“Conservatives as a whole have a deep distrust for the media and they have a deep distrust for education,” Slater said.

Sam Mariscal, Regional Field Coordinator for the Leadership Foundation and contributor to Campus Reform, said online news outlets are for students who want to be active in the conservative movement but not in campus activism. If they write an exceptionally good article, Mariscal said they have the chance to be driven into Fox studios in New York of Washington D.C. as a correspondent, all expenses paid.

This community of media outlets has formed an informational network that shares published information. For example, Turning Point USA, a foundation committed to promoting conservatism on college campuses, published the Professor Watchlist which doesn’t conduct any of its own journalistic research. Instead, it relies on previously published information from Turning Point News and Campus Reform, a news outlet published by the Leadership Institute.

This divide in activist styles is rooted in the disagreements between the various foundations sponsoring the media production and activism—TPUSA, LI and the Young Americans Foundation.

TPUSA has the more inflammatory material, Slater said, inviting speakers like Tomi Lahren and dawning stickers and t-shirts that say “socialism sucks” in the same formatting as Bernie Sanders’ campaign posters. YAF and LI focus on the intellectual content of conservatism, inviting speakers like Dennis Prager.

Slater, while identifying closer with YAF’s intellectualism, said tactics used by both are effective to conservative messaging. While tabeling for IC Republicans, Slater said he would catch people’s eye with a sticker from TPUSA but inform students with what he learned from YAF.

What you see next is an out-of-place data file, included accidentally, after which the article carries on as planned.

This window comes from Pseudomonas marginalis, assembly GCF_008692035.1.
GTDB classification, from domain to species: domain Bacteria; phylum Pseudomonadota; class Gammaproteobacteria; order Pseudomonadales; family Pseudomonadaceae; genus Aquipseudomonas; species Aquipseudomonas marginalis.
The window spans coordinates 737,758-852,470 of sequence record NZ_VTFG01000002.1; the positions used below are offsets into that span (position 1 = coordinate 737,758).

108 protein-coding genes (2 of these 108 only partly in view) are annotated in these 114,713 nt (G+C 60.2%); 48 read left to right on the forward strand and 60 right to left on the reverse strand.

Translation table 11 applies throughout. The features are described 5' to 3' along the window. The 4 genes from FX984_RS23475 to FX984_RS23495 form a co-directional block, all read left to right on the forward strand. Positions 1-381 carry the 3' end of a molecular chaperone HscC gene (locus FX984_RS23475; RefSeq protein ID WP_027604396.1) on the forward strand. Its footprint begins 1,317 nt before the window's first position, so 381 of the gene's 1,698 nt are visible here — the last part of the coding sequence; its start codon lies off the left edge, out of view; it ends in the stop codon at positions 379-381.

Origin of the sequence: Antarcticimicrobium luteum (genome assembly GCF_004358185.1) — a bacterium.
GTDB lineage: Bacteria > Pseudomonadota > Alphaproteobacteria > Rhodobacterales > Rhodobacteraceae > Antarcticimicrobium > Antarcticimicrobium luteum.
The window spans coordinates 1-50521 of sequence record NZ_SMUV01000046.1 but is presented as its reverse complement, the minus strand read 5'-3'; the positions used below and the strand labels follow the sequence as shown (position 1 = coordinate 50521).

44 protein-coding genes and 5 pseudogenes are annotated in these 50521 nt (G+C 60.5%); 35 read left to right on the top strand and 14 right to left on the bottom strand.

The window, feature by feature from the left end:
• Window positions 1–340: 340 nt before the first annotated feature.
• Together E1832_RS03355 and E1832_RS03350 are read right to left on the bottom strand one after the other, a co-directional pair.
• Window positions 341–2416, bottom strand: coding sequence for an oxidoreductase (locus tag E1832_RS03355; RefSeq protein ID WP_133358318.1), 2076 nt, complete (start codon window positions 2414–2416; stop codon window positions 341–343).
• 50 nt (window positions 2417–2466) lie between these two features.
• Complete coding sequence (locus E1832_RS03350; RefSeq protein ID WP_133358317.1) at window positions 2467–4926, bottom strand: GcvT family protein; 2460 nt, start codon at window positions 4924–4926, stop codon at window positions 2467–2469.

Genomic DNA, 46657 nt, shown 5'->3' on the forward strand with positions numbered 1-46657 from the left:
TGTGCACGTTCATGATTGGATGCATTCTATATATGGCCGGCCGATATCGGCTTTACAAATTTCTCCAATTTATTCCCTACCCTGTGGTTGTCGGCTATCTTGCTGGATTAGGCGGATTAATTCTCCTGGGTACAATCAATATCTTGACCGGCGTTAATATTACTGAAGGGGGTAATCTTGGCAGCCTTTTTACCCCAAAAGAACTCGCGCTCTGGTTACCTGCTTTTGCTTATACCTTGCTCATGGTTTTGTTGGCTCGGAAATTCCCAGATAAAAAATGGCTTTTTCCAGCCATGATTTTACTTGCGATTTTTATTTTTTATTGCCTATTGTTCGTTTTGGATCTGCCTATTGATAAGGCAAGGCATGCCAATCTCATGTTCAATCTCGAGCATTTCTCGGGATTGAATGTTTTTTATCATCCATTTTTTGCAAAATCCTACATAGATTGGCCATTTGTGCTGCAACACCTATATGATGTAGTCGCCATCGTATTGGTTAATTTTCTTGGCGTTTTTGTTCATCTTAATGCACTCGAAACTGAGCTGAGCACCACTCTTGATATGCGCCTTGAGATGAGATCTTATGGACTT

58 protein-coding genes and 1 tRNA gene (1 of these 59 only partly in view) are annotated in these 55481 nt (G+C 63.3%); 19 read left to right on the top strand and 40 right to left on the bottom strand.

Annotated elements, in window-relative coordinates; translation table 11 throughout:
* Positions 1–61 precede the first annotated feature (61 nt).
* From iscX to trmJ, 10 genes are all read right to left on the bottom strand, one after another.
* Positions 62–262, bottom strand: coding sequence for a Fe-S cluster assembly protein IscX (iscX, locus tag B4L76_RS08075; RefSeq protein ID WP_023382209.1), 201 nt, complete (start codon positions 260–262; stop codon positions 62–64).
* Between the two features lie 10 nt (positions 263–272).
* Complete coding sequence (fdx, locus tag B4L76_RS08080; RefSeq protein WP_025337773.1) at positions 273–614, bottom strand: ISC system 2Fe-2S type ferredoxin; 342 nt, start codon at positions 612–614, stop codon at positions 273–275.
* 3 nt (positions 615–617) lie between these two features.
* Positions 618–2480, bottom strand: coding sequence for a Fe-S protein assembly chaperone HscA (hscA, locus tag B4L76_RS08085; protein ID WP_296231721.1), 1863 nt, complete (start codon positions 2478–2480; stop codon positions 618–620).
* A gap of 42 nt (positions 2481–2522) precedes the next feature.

“We’ll use the ‘socialism sucks’ sticker on our table to catch their eye,” he said. “Then I use the YAF talking point to keep them informed and have them go to their class more prepared to be a part of this discussion.”

The Leadership Institute has a similar mission to YAF focusing on the intellectual sphere of conservatism rather than provocative branding.

“We’re really interested in training young conservatives to win on principle and to win for principal,” Mariscal said.

In the end, Mariscal said conservative students benefit the most in as an intellectual minority. If they choose to engage with their left of center classmates rather than troll them, they have the chance to strengthen their foundational values and refine their argument skills.

“On campus, conservatives are facing threats and arguments and they’re the ones coming out a little sharper,” he said. “Everyday, they’re being told ‘you’re racist, you’re a bigot’ and everyday they’re learning how to rearticulate their points.”


For the free exchange of ideas

October 2017 issue

Patriots should embrace peaceful dissent, not condemn it

IC Chronicle

For the free exchange of ideas

October 2017 issue

Patriots should embrace peaceful dissent—not condemn it

By Hannah Crisafulli